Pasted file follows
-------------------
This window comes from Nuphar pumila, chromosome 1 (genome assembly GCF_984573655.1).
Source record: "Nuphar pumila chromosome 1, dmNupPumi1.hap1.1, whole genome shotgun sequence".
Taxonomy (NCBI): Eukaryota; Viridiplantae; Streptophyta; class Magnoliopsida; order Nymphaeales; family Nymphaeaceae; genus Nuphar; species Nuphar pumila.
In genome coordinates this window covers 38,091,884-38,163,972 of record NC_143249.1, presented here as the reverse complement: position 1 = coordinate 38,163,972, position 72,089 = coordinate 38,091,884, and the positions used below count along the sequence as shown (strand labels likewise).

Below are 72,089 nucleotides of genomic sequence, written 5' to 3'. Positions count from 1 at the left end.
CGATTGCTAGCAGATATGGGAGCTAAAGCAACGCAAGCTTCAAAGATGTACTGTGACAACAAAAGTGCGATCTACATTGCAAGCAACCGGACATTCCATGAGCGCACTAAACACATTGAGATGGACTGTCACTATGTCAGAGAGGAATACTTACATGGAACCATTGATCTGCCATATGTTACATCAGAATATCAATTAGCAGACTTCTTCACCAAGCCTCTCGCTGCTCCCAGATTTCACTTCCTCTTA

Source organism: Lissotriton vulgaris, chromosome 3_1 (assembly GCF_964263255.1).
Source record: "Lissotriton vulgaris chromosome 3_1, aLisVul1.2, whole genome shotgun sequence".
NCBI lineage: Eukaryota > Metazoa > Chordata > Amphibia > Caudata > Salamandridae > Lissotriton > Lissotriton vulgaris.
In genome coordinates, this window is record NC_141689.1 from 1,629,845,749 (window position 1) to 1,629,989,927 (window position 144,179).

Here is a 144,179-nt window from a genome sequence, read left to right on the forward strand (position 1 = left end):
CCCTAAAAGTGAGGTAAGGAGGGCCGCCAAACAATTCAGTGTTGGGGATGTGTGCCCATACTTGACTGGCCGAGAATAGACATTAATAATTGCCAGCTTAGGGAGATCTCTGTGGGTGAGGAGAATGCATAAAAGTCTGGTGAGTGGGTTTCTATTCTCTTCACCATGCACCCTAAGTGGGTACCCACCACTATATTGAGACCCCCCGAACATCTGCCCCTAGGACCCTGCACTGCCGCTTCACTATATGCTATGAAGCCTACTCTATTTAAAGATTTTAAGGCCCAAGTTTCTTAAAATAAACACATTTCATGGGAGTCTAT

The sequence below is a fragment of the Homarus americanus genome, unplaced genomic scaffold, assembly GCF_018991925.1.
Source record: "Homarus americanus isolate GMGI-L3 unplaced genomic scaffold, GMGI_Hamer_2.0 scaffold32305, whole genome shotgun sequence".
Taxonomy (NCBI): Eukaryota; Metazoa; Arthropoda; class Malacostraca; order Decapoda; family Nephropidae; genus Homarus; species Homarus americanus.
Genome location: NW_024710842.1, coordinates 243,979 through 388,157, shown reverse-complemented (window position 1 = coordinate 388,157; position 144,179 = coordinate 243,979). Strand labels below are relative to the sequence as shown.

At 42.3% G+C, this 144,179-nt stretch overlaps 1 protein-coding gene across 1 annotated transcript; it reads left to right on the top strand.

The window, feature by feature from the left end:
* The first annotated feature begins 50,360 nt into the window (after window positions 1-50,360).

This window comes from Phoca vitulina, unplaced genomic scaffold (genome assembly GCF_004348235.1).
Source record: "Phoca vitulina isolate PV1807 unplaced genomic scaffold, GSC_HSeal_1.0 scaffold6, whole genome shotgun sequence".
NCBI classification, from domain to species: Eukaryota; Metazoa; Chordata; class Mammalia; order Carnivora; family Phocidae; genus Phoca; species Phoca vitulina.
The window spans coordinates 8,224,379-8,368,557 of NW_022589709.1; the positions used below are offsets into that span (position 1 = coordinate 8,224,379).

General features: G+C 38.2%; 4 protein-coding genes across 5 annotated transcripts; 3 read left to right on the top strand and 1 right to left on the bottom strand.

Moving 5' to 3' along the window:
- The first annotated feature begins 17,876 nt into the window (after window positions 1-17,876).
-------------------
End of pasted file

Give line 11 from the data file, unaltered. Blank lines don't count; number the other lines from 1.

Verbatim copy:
Here is a 144,179-nt window from a genome sequence, read left to right on the forward strand (position 1 = left end):